CSULB_STAT475_handout3

CSULB_STAT475_handout3 - STAT 475 Chapters 5 17 CREATING...

Info iconThis preview shows pages 1–3. Sign up to view the full content.

View Full Document Right Arrow Icon
STAT 475 Chapters 5, 17 CREATING SAS DATA SETS: Advanced Options There are several important options that may be used when creating a data set. (1) When data are inputted in columns (called column input ), then in INPUT statement, besides variable names and types (character or numeric), it is wise to specify ranges (starting column and ending column) for each variable. For example, to describe the variables in the data set 1–––+–––– 10 ––– type input ID $ 1-4 Age 6-7 ActLevel $ 9-12 Sex $ 14; This implies that variable ID occupies columns 1 through 4; Age , columns 6 through 7; ActLevel , columns 9 through 12; and Sex occupies column 14. Note that the line on top of the data set (called a ruler ) is used for identifying individual columns. It is not part of the dataset, and is added conventionally to raw data in examples. Note that when using column input, it is not necessary to specify variables in the order of appearance. The following INPUT statement is acceptable input ActLevel $ 9-12 Age 6-7 ID $ 1-4 Sex $ 14; SAS reads these variables in the order ActLevel , Age , ID , Sex . Note that the column range must be placed after the dollar sign, if it exists. For example, typing input ID 1-4 $ Age 6-7 ActLevel 9-12 $ Sex 14 $ ; produces an error message, and is not understood by SAS. 1 2810 61 MOD F 2804 38 HIGH F 2807 42 LOW M 2816 26 HIGH M 2833 32 MOD F 2823 29 HIGH M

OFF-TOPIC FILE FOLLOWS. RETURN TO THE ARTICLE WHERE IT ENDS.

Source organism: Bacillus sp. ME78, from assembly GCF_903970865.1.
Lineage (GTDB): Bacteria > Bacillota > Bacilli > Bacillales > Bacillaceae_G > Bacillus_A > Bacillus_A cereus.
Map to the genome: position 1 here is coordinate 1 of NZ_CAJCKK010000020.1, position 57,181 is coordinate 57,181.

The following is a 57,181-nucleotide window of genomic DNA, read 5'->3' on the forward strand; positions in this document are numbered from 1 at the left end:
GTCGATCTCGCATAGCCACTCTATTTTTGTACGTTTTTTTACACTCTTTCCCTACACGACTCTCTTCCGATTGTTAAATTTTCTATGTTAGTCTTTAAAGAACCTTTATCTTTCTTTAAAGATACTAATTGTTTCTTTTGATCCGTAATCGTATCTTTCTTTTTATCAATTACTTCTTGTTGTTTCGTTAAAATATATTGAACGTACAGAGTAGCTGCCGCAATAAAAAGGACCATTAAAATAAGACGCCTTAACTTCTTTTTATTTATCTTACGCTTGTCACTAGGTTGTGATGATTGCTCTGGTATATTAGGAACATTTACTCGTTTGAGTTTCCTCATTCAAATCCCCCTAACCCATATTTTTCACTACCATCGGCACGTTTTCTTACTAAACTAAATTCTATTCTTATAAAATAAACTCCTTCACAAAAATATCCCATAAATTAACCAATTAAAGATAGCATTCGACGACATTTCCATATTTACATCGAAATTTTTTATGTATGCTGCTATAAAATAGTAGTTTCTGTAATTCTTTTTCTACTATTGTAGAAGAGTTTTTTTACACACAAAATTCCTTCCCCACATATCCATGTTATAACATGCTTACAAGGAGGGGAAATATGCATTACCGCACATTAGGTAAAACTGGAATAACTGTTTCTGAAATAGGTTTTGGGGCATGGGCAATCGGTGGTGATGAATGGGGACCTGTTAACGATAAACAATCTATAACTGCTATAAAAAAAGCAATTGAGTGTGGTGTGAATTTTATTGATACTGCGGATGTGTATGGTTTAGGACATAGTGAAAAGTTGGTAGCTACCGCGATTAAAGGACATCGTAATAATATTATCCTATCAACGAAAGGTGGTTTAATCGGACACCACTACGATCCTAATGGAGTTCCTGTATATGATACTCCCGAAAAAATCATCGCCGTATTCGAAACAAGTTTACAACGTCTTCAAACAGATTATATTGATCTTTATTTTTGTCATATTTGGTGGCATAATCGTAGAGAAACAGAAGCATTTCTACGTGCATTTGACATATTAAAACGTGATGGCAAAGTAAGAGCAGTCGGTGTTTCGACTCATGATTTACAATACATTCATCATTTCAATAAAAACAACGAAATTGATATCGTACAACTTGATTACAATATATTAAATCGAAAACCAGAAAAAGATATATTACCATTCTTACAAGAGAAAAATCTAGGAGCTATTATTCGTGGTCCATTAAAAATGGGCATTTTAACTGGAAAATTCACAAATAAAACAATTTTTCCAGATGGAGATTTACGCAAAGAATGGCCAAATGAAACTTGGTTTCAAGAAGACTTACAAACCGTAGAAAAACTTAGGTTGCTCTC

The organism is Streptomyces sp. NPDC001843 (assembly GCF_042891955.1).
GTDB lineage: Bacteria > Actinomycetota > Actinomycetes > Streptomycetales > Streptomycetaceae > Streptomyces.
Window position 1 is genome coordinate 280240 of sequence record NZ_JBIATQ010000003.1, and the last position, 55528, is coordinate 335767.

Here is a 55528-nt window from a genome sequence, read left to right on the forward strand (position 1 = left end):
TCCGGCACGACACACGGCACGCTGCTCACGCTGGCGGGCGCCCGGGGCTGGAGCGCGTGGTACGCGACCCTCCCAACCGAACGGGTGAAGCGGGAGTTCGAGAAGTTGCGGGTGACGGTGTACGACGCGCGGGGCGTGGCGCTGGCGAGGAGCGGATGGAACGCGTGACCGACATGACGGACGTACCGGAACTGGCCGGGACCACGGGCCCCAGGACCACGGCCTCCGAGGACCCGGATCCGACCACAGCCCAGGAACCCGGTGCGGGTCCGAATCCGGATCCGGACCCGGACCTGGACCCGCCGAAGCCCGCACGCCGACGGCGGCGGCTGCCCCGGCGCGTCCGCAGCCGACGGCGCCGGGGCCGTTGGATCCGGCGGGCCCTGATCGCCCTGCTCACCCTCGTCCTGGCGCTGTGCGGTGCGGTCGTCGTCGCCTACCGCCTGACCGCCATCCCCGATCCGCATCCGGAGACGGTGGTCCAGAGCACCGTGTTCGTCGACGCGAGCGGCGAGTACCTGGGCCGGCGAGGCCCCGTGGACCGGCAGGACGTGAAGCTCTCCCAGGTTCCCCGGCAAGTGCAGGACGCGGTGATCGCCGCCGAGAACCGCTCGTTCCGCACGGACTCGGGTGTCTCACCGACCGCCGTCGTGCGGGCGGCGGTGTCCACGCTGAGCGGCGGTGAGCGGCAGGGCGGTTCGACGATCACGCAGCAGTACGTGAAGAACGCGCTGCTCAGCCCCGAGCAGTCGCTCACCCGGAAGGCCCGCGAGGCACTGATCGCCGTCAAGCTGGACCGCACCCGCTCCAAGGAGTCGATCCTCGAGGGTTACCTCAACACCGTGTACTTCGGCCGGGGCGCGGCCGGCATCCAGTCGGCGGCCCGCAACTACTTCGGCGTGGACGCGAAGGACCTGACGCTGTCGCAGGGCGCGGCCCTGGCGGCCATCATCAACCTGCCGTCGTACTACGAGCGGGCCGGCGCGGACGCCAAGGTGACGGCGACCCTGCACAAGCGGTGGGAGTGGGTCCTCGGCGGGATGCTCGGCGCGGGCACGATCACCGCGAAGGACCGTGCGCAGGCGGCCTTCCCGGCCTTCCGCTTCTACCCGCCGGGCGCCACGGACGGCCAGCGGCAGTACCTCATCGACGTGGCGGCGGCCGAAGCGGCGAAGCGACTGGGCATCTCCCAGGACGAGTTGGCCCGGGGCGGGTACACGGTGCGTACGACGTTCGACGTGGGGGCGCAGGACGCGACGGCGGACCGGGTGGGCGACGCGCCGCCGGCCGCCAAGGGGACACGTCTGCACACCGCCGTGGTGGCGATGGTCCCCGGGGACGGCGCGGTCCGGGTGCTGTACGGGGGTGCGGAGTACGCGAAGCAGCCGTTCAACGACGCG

Background image of page 1

Info iconThis preview has intentionally blurred sections. Sign up to view the full version.

View Full DocumentRight Arrow Icon
Note that it is not necessary to give the column range for all variables listed in the INPUT statements. For example, input ID $ Age 6-7 ActLevel $ 9-12 Sex $; reads the data correctly (verify!) Example. Column input is especially useful when a numeric variable contains a special character, for example, a dollar sign. The following DATA step reads the variable payment as a numeric variable ignoring the dollar sign.
Background image of page 2
Image of page 3
This is the end of the preview. Sign up to access the rest of the document.

This note was uploaded on 12/14/2011 for the course STAT 475 taught by Professor Olgak during the Fall '11 term at CSU Long Beach.

Page1 / 7

CSULB_STAT475_handout3 - STAT 475 Chapters 5 17 CREATING...

This preview shows document pages 1 - 3. Sign up to view the full document.

View Full Document Right Arrow Icon
Ask a homework question - tutors are online